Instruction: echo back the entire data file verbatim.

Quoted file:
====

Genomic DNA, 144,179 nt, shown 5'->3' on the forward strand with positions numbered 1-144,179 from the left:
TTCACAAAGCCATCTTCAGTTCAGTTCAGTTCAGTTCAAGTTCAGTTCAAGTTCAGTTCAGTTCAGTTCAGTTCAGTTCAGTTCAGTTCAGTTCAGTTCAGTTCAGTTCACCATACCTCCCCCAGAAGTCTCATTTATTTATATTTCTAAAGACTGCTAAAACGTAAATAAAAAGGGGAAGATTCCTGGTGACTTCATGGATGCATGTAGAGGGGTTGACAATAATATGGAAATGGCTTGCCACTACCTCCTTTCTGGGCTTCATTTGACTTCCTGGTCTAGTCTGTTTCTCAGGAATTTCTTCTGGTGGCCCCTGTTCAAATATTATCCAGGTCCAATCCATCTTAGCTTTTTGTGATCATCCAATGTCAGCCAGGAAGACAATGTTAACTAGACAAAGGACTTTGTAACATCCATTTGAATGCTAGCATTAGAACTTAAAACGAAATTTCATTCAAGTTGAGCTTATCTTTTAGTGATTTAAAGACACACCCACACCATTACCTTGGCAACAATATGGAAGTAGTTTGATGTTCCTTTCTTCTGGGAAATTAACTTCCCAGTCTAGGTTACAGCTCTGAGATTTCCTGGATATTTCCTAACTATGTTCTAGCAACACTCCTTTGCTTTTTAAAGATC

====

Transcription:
Genomic DNA, 144,179 nt, shown 5'->3' on the forward strand with positions numbered 1-144,179 from the left:
TTCACAAAGCCATCTTCAGTTCAGTTCAGTTCAGTTCAAGTTCAGTTCAAGTTCAGTTCAGTTCAGTTCAGTTCAGTTCAGTTCAGTTCAGTTCAGTTCAGTTCAGTTCACCATACCTCCCCCAGAAGTCTCATTTATTTATATTTCTAAAGACTGCTAAAACGTAAATAAAAAGGGGAAGATTCCTGGTGACTTCATGGATGCATGTAGAGGGGTTGACAATAATATGGAAATGGCTTGCCACTACCTCCTTTCTGGGCTTCATTTGACTTCCTGGTCTAGTCTGTTTCTCAGGAATTTCTTCTGGTGGCCCCTGTTCAAATATTATCCAGGTCCAATCCATCTTAGCTTTTTGTGATCATCCAATGTCAGCCAGGAAGACAATGTTAACTAGACAAAGGACTTTGTAACATCCATTTGAATGCTAGCATTAGAACTTAAAACGAAATTTCATTCAAGTTGAGCTTATCTTTTAGTGATTTAAAGACACACCCACACCATTACCTTGGCAACAATATGGAAGTAGTTTGATGTTCCTTTCTTCTGGGAAATTAACTTCCCAGTCTAGGTTACAGCTCTGAGATTTCCTGGATATTTCCTAACTATGTTCTAGCAACACTCCTTTGCTTTTTAAAGATC